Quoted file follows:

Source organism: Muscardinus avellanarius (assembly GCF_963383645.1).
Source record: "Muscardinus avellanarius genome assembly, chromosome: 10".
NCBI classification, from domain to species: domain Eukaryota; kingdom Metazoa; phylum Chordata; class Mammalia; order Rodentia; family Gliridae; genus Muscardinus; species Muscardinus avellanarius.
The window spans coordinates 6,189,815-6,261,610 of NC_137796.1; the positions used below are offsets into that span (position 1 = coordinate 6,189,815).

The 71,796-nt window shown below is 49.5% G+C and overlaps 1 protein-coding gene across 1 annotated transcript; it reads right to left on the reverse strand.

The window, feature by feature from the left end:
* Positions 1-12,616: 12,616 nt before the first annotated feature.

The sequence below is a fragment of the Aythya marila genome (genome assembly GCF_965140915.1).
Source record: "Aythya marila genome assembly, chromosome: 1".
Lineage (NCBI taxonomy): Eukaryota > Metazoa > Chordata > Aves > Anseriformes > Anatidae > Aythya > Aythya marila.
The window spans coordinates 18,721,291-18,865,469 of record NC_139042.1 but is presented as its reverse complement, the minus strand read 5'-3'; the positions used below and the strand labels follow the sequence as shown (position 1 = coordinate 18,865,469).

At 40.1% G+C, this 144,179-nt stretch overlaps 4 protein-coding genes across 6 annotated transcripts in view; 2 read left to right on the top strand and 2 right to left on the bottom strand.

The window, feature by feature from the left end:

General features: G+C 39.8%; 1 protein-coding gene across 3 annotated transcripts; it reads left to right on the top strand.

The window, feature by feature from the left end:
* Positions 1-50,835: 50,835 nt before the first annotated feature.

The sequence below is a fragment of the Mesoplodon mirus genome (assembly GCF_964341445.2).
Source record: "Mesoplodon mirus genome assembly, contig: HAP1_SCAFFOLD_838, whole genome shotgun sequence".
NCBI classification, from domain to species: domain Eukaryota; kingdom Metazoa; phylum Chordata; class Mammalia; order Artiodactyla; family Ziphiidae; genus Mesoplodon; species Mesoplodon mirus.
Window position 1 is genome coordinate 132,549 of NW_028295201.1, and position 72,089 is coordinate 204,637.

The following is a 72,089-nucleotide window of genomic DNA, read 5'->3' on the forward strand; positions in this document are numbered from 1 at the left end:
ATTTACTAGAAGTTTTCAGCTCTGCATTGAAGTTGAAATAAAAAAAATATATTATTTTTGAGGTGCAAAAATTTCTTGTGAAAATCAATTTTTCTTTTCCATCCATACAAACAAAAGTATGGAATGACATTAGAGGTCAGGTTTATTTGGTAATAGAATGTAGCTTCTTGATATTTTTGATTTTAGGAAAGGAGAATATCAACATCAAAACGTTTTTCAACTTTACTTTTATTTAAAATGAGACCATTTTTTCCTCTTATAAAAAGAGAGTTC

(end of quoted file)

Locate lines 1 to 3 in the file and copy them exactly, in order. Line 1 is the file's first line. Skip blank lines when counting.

Source organism: Muscardinus avellanarius (assembly GCF_963383645.1).
Source record: "Muscardinus avellanarius genome assembly, chromosome: 10".
NCBI classification, from domain to species: domain Eukaryota; kingdom Metazoa; phylum Chordata; class Mammalia; order Rodentia; family Gliridae; genus Muscardinus; species Muscardinus avellanarius.